From the above, it was found that aCCR8-2-CAR-12 was expressed on a surface of the KHYG-1 cells.

Cytotoxic activity against Luc/ATN-1 cells was evaluated using aCCR8-2-CAR-12-expressing KHYG-1 cells by a calcein method as in Example 4.

As a result, the aCCR8-2-CAR-12-expressing KHYG-1 cells showed significantly different potent cytotoxic activity against ATN-1 cells compared to KHYG-1 cells, which are negative control parent cells (FIG. 14).

(3) Evaluation of Inhibitory Activity of Anti-CCR8 Antibody

It was examined whether or not cytotoxic activity by aCCR8-2-CAR-12-expressing KHYG-1 cells against ATN-1 cells was inhibited by an anti-CCR8 antibody having neutralizing activity. As the anti-CCR8 antibody, an aCCR8-1 antibody, which is an anti-CCR8 antibody shown in Table 1, and a BioLegend, Inc.'s anti-CCR8 antibody (L263G8) were used. Synagis was used as a negative control antibody. All the antibody concentrations were adjusted so that the final concentration was 33 nM. These antibodies were added to ATN-1 cells in advance, and 10 minutes later, effector cells, KHYG-1 cells or aCCR8-2-CAR-12-expressing KHYG-1 cells were added to evaluate cytotoxic activity. A calcein evaluation method was performed in the same manner as in Example 4. The results are displayed with a killing rate of an antibody non-added control as 100%.

As a result, cytotoxic activity of the ATN-1 cells by the KHYG-1 cells was hardly suppressed by any antibody. On the other hand, cytotoxic activity by the aCCR8-2-CAR-12-expressing KHYG-1 cells against the ATN-1 cells was significantly suppressed by 50% or more in both cases when the aCCR8-1 antibody and the L263G8 antibody were added as compared to the group to which no antibody was added or a negative control Synagis antibody was added.

From the above results, it was found that ATN-1 cytotoxic activity by aCCR8-2-CAR-12-expressing KHYG-1 cells is mediated by a human CCR8 molecule expressed on an ATN-1 cell surface (FIG. 15).

Example 14: Anti-Tumor Effect of Anti-CCR8-CAR-Expressing KHYG-1 Cells in Mice Inoculated with Human CCR8-Expressing Tumor Cells

The back of SKID/Beige mice (female, 10 weeks old), which are immunodeficient mice, was subcutaneously inoculated with 5×106 human CCR8-expressing Rat-1 cells. On day 8 after inoculation, a tumor volume was measured and the mice were divided into 2 groups so as to have the same average value, and then 3×106 KHYG-1 cells as parent cells or the aCCR8-2-CAR-12-expressing KHYG-1 cells obtained in Example 13 per mouse were intratumorally administered (N=3) at 30 μl on days 8, 13, and 16 after inoculation. The tumor volume and body weight were measured on days 8, 13, 16, 17, and 20 of inoculation of target cells. The tumor volume (mm3) was measured in long diameter (mm)×short diameter (mm)×short diameter (mm)/2.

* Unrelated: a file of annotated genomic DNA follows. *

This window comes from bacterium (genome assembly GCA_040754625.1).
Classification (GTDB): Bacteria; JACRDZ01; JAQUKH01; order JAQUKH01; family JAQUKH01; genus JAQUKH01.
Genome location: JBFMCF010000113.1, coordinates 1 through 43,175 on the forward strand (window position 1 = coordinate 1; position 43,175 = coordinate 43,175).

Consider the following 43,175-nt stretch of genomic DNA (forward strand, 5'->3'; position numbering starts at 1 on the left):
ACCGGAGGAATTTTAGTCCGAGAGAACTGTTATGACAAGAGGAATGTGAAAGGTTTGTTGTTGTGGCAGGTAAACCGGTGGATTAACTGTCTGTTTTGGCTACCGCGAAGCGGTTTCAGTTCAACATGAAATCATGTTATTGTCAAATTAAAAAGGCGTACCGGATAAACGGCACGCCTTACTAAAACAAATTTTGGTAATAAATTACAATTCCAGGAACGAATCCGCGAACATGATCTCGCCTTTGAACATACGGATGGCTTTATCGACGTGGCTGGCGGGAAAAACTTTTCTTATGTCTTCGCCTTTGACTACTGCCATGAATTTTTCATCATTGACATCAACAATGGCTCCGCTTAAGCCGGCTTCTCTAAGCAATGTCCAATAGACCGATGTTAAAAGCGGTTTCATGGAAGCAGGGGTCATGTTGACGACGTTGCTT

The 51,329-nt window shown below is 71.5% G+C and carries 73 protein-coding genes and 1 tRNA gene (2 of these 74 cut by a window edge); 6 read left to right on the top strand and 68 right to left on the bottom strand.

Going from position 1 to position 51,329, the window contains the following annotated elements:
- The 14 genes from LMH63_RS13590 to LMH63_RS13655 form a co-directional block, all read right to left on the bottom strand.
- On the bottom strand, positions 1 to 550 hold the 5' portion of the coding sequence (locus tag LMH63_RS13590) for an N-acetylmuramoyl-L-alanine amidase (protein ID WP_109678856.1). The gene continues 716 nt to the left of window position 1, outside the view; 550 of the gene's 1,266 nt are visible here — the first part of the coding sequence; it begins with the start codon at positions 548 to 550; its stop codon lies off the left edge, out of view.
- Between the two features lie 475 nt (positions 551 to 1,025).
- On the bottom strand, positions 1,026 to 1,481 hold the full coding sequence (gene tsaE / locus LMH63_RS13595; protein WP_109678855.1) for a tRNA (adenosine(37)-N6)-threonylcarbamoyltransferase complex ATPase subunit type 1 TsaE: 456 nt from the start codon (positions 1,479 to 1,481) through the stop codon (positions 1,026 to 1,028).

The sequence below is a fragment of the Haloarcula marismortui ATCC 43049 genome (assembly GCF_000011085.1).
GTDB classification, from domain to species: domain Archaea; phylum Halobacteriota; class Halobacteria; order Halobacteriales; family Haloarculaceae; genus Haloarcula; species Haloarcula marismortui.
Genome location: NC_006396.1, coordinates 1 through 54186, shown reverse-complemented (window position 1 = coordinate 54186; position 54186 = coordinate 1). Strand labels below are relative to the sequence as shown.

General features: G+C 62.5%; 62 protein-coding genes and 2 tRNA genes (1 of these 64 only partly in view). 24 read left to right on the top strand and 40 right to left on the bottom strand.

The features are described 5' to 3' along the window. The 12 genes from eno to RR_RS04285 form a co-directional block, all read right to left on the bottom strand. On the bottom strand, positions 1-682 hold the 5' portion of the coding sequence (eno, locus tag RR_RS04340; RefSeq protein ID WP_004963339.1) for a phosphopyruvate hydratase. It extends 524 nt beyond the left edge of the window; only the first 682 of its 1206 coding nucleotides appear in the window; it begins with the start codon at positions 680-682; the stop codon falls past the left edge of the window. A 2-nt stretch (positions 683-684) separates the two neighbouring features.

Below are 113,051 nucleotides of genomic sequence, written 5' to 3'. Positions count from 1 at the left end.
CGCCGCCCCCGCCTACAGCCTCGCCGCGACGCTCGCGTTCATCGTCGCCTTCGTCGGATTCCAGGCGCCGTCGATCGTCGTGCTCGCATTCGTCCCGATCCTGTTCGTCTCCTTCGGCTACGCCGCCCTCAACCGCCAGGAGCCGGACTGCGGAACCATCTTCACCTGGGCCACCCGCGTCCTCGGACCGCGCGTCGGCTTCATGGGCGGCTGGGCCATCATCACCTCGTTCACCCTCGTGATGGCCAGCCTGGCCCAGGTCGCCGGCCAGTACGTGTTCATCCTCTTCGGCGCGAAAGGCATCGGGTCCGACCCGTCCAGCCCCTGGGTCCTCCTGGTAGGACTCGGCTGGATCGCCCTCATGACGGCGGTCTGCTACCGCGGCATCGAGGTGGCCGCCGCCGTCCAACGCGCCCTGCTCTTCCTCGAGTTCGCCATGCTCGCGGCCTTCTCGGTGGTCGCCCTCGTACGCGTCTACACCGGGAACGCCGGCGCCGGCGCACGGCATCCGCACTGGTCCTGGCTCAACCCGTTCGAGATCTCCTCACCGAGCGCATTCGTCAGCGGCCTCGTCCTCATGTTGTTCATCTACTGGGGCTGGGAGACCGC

As a result, a rate of increase in tumor volume was significantly suppressed in the administration group of aCCR8-2-CAR-12-expressing KHYG-1 cells compared to the administration group of KHYG-1 cells, which are control parent cells (FIG. 16). There was no difference in body weight change between both administration groups.

Example 15: Cytotoxic Activity Evaluation Using iPS Cell-Derived NK Cells Expressing Anti-CCR8-CAR (1) Production of Human iPS Cell-Derived NK Cells

Using human iPS cells (TkDN4-M, Stem Cell Bank, The University of Tokyo), iPS cell-derived NK cells were produced by optimizing a culture method with reference to a known method (Cancer Science, 2020, Vol. 111, p1478-1490). For the cultured differentiated cells, NK cell-specific surface antigens were confirmed by FACS analysis. In the cell group 2 weeks after induction of differentiation, expression of CD34 and CD45, which are hematopoietic progenitor markers, was confirmed, whereas in the cell group at the 5th week of induction of differentiation, expression of CD34 was decreased, while an expression level of CD45 also found in mature hematopoietic cells was increased. In addition, in the cell group at the 5th week of induction of differentiation, an expression rate of CD56 as an NK marker was 50% or more, and expression of NKG2D, KIR2D, and the like, which are important for cytotoxic activity, was similarly confirmed.

(2) Production of Anti-CCR8-CAR-Carrying Lentiviral Vector

DNA encoding the synthesized aCCR8-2-CAR-2 was cloned into a multicloning site of a lentiviral vector pCDH-EF1-MCS (System Biosciences, LLC.) to obtain an aCCR8-2-CAR-2 lentiviral vector.